St. Thomas

 

Feast of: St. Thomas,  apostle        

Feastday: July 03

 

 

 

   

   

 

 

 

St. Thomas was born a Jew and was called to be one of the twelve Apostles. His birth and death dates are unknown, but his feast day is celebrated July 3. He lived before the formal establishment of the Catholic Church but is recognized as the patron saint of architects.

He was a dedicated but impetuous follower of Christ. When Jesus said He was returning to Judea to visit His sick friend Lazarus, Thomas immediately exhorted the other Apostles to accompany Him on the trip which involved certain danger and possible death because of the mounting hostility of the authorities.

At the Last Supper, when Christ told His disciples that He was going to prepare a place for them to which they also might come because they knew both the place and the way, Thomas pleaded that they did not understand and received the beautiful assurance that Christ is the Way, the Truth, and the Life.

St. Thomas is best known for his role in verifying the Resurrection of his Master. Thomas' unwillingness to believe that the other Apostles had seen their risen Lord on the first Easter Sunday earned him the title of "doubting Thomas."

Eight days later, on Christ's second apparition, Thomas was gently rebuked for his skepticism and furnished with the evidence he had demanded - seeing in Christ's hands the point of the nails. Thomas even put his fingers in the nail holes and his hand into Christ's side. After verifying the wounds were true, St. Thomas became convinced of the reality of the Resurrection and exclaimed, "My Lord and My God," thus making a public Profession of Faith in the Divinity of Jesus.

St. Thomas is also mentioned as being present at another Resurrection appearance of Jesus - at Lake Tiberias, when a miraculous catch of fish occurred.

This is all that we know about St. Thomas from the New Testament. Tradition says that at the dispersal of the Apostles after Pentecost this saint was sent to evangelize to the Parthians, Medes, and Persians. He ultimately reached India, carrying the Faith to the Malabar coast, which still boasts a large native population calling themselves "Christians of St. Thomas."

According to tradition, Thomas was killed in an accident when a fowler shot at a peacock and struck Thomas instead. Following his death, some of his relics were taken to Edessa while the rest were kept in what is now known as India. They can still be found within the San Thome Basilica in Chennai, Mylapore, India.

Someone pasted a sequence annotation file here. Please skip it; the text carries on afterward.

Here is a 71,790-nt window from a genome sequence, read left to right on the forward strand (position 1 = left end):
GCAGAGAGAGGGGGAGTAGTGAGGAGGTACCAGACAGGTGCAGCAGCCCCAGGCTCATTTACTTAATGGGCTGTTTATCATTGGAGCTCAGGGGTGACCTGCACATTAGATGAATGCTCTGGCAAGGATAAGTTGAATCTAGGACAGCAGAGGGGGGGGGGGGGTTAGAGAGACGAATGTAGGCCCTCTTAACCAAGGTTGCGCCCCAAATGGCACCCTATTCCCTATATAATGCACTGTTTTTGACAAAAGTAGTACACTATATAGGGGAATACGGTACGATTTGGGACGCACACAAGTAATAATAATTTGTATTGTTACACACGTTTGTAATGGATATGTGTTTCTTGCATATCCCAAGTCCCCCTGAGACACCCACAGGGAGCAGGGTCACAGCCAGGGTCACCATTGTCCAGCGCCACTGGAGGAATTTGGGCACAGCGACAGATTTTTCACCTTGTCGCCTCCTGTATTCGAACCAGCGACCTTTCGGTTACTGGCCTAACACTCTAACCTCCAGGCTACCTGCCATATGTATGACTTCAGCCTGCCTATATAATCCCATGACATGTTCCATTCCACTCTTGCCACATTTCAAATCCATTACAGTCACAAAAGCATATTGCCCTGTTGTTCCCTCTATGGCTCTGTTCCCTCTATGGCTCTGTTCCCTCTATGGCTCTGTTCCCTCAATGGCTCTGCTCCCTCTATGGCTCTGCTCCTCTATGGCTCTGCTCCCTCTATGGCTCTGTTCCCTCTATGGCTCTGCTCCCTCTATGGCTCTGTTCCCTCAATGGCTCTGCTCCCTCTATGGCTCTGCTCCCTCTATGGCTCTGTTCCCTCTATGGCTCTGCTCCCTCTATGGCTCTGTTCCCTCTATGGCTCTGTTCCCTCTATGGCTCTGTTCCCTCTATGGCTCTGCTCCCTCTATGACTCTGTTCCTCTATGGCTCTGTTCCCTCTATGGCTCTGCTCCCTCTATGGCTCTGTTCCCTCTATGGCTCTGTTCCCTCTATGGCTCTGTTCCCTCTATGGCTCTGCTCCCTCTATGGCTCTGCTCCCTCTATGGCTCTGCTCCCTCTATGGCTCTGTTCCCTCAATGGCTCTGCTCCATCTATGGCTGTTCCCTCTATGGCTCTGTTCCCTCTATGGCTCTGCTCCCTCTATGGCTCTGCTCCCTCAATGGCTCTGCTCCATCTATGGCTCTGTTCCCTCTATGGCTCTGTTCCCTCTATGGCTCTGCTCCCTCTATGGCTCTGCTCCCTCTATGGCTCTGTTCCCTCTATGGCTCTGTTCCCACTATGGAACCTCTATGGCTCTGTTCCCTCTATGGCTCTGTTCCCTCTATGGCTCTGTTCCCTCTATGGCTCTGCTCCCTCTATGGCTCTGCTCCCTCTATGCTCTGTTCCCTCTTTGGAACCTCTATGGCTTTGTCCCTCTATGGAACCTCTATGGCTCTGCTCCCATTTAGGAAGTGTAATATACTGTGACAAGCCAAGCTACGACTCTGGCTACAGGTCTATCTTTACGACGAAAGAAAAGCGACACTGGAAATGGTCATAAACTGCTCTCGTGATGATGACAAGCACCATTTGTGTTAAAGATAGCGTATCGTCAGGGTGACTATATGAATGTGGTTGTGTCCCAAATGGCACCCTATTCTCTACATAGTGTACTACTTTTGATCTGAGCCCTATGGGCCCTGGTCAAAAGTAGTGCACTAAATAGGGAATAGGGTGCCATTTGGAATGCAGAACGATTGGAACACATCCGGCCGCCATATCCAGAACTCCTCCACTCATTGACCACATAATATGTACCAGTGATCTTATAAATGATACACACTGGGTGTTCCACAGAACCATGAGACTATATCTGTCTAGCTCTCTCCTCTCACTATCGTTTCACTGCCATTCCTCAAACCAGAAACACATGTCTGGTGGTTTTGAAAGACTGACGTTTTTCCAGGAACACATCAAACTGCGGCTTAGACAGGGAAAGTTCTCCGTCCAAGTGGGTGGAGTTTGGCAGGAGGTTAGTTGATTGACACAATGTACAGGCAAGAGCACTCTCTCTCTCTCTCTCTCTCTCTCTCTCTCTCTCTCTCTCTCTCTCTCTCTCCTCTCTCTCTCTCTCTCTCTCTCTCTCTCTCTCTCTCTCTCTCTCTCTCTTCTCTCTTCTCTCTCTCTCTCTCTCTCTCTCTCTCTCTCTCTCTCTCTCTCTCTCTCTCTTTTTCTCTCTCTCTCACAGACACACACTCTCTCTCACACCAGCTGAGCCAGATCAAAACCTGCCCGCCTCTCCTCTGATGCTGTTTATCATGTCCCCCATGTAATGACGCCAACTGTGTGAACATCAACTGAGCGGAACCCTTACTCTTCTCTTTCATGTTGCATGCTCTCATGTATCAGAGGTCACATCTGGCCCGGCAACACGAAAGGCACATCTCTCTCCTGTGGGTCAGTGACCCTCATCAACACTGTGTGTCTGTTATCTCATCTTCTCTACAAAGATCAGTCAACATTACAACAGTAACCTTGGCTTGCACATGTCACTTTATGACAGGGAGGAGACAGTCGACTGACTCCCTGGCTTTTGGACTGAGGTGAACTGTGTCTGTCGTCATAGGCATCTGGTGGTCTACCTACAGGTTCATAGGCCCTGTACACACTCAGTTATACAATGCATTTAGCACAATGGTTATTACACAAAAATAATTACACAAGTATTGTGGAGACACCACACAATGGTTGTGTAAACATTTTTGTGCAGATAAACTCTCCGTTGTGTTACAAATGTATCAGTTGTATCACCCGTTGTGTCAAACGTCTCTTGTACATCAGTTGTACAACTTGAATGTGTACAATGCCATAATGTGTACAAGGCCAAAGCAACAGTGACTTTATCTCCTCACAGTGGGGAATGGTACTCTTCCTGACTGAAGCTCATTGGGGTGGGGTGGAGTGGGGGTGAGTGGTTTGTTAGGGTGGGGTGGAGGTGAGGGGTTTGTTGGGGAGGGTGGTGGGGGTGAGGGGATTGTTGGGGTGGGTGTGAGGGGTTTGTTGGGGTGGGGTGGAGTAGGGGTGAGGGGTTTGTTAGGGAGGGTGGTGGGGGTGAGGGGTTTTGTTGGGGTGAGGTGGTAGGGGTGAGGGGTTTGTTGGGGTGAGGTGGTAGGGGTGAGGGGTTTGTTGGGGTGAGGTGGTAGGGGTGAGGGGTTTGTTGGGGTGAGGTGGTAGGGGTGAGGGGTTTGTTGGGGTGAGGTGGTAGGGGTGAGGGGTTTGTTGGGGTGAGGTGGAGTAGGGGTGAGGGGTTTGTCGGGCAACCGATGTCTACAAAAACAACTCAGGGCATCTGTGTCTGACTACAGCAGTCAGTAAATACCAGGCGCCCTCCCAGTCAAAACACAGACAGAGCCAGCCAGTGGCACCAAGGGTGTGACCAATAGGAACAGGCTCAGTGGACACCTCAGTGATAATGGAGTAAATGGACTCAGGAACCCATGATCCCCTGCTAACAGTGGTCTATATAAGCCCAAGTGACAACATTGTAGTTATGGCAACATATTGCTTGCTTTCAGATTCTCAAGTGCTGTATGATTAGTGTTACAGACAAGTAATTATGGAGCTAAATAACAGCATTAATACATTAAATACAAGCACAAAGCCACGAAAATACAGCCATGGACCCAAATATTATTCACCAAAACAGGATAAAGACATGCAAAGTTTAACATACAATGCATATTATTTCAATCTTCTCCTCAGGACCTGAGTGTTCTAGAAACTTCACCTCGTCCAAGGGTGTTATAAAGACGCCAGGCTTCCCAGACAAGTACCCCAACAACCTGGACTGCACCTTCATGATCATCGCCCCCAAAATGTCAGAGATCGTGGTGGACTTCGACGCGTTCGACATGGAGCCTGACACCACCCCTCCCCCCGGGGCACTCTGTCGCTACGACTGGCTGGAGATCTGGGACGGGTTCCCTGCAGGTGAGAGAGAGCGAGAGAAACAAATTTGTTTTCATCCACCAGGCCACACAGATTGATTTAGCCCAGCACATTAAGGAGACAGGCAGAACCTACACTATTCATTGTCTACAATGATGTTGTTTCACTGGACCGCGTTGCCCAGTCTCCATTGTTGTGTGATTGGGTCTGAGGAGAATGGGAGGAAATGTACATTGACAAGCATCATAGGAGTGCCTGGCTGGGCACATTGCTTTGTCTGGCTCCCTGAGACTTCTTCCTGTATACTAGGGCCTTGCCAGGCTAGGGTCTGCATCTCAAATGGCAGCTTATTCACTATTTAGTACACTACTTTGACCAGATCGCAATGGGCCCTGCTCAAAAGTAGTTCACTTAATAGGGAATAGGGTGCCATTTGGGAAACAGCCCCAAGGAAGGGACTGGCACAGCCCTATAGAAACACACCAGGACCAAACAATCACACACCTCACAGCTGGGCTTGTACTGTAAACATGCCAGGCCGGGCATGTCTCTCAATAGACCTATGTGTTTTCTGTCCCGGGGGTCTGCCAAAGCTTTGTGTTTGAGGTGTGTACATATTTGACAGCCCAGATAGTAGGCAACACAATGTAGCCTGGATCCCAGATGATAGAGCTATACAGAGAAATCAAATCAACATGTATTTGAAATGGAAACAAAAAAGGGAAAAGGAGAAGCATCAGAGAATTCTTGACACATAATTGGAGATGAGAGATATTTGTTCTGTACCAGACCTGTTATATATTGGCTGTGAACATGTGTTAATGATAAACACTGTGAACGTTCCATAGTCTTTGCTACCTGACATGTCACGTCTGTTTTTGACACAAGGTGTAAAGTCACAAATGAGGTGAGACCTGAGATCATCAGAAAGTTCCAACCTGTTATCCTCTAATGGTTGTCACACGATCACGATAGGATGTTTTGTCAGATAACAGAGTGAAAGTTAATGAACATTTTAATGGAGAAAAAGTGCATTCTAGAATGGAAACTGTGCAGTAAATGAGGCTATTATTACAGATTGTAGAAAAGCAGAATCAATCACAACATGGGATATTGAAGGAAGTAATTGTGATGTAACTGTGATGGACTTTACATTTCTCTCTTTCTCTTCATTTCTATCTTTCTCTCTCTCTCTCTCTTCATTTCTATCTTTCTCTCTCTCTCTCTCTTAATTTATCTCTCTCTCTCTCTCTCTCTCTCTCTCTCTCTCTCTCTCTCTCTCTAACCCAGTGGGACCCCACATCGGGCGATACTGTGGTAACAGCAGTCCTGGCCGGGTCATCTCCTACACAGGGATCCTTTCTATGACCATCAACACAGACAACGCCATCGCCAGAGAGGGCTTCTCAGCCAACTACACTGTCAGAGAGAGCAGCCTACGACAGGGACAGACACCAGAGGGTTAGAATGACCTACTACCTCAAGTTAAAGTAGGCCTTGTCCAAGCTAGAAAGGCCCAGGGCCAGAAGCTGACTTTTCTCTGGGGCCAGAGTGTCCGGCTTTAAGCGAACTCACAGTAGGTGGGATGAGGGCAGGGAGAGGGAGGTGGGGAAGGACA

The relics taken to Edessa were moved in 1258 to Italy, where they can be found in the Cathedral of St. Thomas the Apostle in Ortona, Italy. However, it is believed that Saint Thomas' skull rests in the Monastery of Saint John the Theologian on the Greek Island Patmos.

In art, Saint Thomas is commonly depicted as a young man holding a scroll, or as a young adult touching the resurrected Christ's wounds.

Saint Thomas was mentioned in several texts, including one document called The Passing of Mary, which claims then-apostle Thomas was the only one to witness the Assumption of Mary into heaven, while the other apostles were transported to Jerusalem to witness her death.

While the other apostles were with Mary, Thomas was left in India until after her first burial, when he was transported to her tomb and he saw her bodily assumption into heaven, when her girdle was left behind.

In versions of the story, the other apostles doubted Thomas' words until Mary's tomb was discovered to be empty with the exception of her girdle. Thomas and the girdle were often depicted in medieval and early Renaissance art.

Thomas the Apostle (Biblical Hebrew: תוֹמָאס הקדוש‎; Ancient Greek: Θωμᾶς; Coptic: ⲑⲱⲙⲁⲥ; Classical Syriac: ܬܐܘܡܐ ܫܠܝܚܐ‎ Tʾōmā šliḥā (Thoma Sheliha)), also called Didymus ("twin"), was one of the Twelve Apostles of Jesus according to the New Testament. Thomas is commonly known as "Doubting Thomas" because he doubted Jesus' resurrection when first told of it (as related in the Gospel of John alone); later, he confessed his faith, "My Lord and my God," on seeing Jesus' crucifixion wounds.

According to traditional accounts of the Saint Thomas Christians of modern-day Kerala in India, Thomas is believed to have travelled outside the Roman Empire to preach the Gospel, travelling as far as the Malabar Coast which is in modern-day Kerala.  According to their tradition, Thomas reached Muziris (modern-day North Paravur and Kodungalloor in the state of Kerala, India) in AD 52.  In 1258, some of the relics were brought to Ortona, in Abruzzo, Italy, where they have been held in the Church of Saint Thomas the Apostle.[9] He is often regarded as the patron saint of India, and the name Thomas remains quite popular among Saint Thomas Christians of India.

Prayer to Saint Thomas the Apostle

Dear Saint Thomas,

You were once slow in believing that Christ had gloriously risen; but later, because you had seen him, you exclaimed: "My Lord and my God!"

According to an ancient story, you rendered most powerful assistance for constructing a church in a place where pagan priests opposed it.

Please bless architects, builds and carpenters that through them the Lord may be honored.

Amen. 

Courtesy:
https://www.catholic.org/saints/saint.php?saint_id=410

 

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The Blessed Virgin Mary     

 

 

In the beginning was the Word, and the Word was with God, and the Word was God. He was with God in the beginning - John 1:1-2 NIV